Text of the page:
While Enduro took the win, RAM finishing second meant the title went the way of Barwell’s Machitski and Lind who crossed the line in fourth after a closing stint of Lind pushing to the limits of the car initially, before settling in to a more comfortable pace to ensure the title went their way.
“It’s been a tough season, the last time we were here we DNF’d and quite far down the order but we’ve just turned it around. Since then, we have just extended [our points lead], others caught up, and then we extended again. I’m super-happy that I’ve spent the season with a crazy guy like Leo!” Lind told GT REPORT, in an excerpt from an interview which will be published in full later this week.
This British GT title is a second for Machitski, who secured the GT3 crown in 2006 – the first year the rules were run in the championship, as a secondary class to GT2 machinery. The pair eventually won by 9.5 points over Buurman and Loggie, the Lamborghini pair recording just the one DNF throughout a season which brought a win and four podiums. Their second-worst result? A fifth at Snetterton.
A fastest lap for Lind also secured his sixth Fastest Lap of the Weekend Award in seven race weekends, only missing out on a clean sweep thanks to their Donington DNF.
Third in the race went to the Nearys, a fitting end to what’s been a good year for the Team ABBA crew and yet more proof that Sam Neary is a rapidly rising star of GT3 racing, recovering valiantly from his slight off to ensure a place on the podium to end 2021.
Reigning champions Adam Balon and Sandy Mitchell took fifth. The pair didn’t put a foot wrong in the #1 Barwell Huracán, but in the changeable conditions they didn’t quite have the pace to really put trouble on the cars ahead – save for Balon’s marvellous racing against Machitski early in the first hour.
Scott Malvern and Nick Jones finished sixth, Malvern was right on the back of Mitchell in the closing minutes, but the late red flag denied him what could have been a chance of snatching fifth away in the Team Parker Racing Porsche 911 GT3 R.
On their return to the championship, Mia Flewitt and Euan Hankey took seventh – Hankey snatching the position away in the final quarter of the race from Beechdean’s Jonny Adam, the Aston Martin team relegated down the order after a coming together – deemed a racing incident – with Machitski which sent Howard spinning.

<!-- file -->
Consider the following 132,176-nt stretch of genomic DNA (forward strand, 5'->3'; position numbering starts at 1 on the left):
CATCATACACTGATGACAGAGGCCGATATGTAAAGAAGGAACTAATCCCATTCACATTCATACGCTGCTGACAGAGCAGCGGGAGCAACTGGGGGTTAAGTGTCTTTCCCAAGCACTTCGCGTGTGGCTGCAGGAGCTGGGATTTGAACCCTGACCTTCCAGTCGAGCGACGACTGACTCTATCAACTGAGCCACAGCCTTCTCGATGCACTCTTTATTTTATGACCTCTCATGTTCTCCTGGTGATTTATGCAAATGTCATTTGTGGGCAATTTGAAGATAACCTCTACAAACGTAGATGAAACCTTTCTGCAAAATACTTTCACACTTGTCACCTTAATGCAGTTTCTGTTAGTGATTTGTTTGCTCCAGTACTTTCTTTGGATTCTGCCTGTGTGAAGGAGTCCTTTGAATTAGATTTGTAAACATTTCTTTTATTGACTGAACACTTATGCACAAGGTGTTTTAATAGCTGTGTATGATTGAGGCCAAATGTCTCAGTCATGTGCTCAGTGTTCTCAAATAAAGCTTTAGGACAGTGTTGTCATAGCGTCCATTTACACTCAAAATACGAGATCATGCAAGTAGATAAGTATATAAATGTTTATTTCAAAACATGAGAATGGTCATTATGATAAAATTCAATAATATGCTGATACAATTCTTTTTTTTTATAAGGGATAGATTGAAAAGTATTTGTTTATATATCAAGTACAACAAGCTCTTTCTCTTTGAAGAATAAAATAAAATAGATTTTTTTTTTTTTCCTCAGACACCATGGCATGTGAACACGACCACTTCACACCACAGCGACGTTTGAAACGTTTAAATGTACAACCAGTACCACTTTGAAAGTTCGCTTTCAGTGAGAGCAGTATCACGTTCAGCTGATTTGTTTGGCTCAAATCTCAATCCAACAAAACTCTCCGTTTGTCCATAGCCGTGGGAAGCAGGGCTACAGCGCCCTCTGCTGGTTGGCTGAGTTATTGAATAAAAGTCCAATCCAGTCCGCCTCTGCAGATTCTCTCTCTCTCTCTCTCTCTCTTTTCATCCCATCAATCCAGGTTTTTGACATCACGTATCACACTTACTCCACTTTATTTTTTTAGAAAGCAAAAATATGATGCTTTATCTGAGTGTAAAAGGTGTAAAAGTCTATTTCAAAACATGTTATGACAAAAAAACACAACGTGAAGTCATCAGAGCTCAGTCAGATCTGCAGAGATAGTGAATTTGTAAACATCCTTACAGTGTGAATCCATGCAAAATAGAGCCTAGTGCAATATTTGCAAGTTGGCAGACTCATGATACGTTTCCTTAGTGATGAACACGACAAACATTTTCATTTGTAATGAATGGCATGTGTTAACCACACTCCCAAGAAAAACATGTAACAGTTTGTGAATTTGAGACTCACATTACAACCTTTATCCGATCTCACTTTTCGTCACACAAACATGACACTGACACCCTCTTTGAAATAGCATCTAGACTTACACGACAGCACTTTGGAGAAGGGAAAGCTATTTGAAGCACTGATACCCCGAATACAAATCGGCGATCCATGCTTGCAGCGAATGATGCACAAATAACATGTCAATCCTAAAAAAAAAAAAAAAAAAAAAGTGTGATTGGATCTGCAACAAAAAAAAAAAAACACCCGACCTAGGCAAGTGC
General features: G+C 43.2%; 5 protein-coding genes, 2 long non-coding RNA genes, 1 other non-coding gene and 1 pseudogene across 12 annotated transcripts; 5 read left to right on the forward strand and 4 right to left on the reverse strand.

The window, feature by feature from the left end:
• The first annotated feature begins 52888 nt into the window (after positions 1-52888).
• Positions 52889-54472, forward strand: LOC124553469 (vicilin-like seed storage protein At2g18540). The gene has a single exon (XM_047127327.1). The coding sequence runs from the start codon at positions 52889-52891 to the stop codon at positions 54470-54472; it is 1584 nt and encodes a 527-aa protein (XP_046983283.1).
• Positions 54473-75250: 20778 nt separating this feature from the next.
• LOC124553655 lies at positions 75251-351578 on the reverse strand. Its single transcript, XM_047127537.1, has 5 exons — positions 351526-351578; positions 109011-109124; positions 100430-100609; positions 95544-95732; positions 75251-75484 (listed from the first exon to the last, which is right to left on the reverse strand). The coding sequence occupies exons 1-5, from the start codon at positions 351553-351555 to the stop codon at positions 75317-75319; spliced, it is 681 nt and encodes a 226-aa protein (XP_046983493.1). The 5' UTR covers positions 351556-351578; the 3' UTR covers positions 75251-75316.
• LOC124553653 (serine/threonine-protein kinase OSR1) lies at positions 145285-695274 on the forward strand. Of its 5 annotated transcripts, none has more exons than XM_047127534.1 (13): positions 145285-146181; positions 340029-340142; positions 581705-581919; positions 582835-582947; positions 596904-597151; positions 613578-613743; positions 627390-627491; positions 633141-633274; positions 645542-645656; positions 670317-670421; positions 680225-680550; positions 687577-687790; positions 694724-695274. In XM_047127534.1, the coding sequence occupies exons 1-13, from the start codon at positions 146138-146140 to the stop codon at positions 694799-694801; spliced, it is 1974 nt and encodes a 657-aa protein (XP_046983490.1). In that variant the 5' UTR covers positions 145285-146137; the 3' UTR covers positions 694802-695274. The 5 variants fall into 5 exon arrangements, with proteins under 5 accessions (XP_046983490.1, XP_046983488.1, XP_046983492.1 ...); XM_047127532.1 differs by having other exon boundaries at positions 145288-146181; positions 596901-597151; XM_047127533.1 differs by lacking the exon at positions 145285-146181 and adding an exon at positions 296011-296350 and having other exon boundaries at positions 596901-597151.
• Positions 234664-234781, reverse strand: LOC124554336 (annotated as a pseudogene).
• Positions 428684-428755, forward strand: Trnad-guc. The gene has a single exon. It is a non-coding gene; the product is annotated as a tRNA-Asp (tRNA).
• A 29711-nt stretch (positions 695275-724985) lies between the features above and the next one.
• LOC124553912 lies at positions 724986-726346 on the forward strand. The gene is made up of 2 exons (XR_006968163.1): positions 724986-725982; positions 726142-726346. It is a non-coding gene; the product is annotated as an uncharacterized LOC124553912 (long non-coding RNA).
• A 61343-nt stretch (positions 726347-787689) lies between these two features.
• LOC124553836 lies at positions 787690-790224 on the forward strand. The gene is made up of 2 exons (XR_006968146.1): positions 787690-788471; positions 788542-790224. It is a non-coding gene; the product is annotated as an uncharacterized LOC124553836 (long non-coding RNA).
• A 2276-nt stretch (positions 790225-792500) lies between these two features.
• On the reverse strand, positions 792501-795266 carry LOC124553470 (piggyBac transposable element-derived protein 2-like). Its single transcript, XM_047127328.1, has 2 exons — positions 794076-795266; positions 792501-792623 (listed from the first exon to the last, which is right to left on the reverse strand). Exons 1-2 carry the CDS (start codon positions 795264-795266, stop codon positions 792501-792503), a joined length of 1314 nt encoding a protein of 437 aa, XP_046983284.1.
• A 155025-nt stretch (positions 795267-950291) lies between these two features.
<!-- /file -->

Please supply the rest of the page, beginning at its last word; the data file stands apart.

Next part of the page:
Balfe Motorsport and Paddock Motorsport rounded out the top ten, both cars spinning at different points of the race as the track dried slower than expected.
With the overall title no longer on the line, the GT4 battle swung rapidly between a trio of crews – namely new champions Will Burns and Gus Burton, Michael Benyahia and Alain Valente, & Will Moore and Matt Cowley. It would have been a quartet, but mechanical issues afflicted the Steller Motorsport Audi throughout the race to deny Richard Williams and Sennan Fielding the chance of converting pole to victory.
That trio seemed to circulate their way through the top spot throughout the 120-minute finale, with Benyahia leading for much of the opening hour having dispatched Williams early on to move the Team Rocket RJN McLaren to the top.
By the pit window though, he was displaced by Burns who moved up from the bottom of the top five to claim the lead in the Century Motorsport BMW M4 GT4.
Success penalties in the pits meant that shuffled around, with Valente shuffled back into the lead and defending from Cowley. The latter was looking rapid in the Mustang having fitted slicks at the mandatory stop and used the sheer grunt of the Ford to power his way ahead just as the clock ticked down to 30 minutes to go.
He held on to that lead until the flag, with a slender two-second advantage over Valente and Benyahia, while Burton and Burns rounded out the overall podium.
Despite winning the Pro-Am category, and finishing fourth overall, Nick Halstead and Jamie Stanley couldn’t deny Darren Turner and Matt Topham scooping the Pro-Am crown for Newbridge Motorsport – finishing fifth at the end – despite Stanley absolutely flying up the order in the Fox Motorsport McLaren.
Rounding out the Pro-Am podium – in sixth overall – was GT Cup regulars David Holloway and Bradley Ellis in their Century Motorsport-prepared Aston Martin Vantage GT4.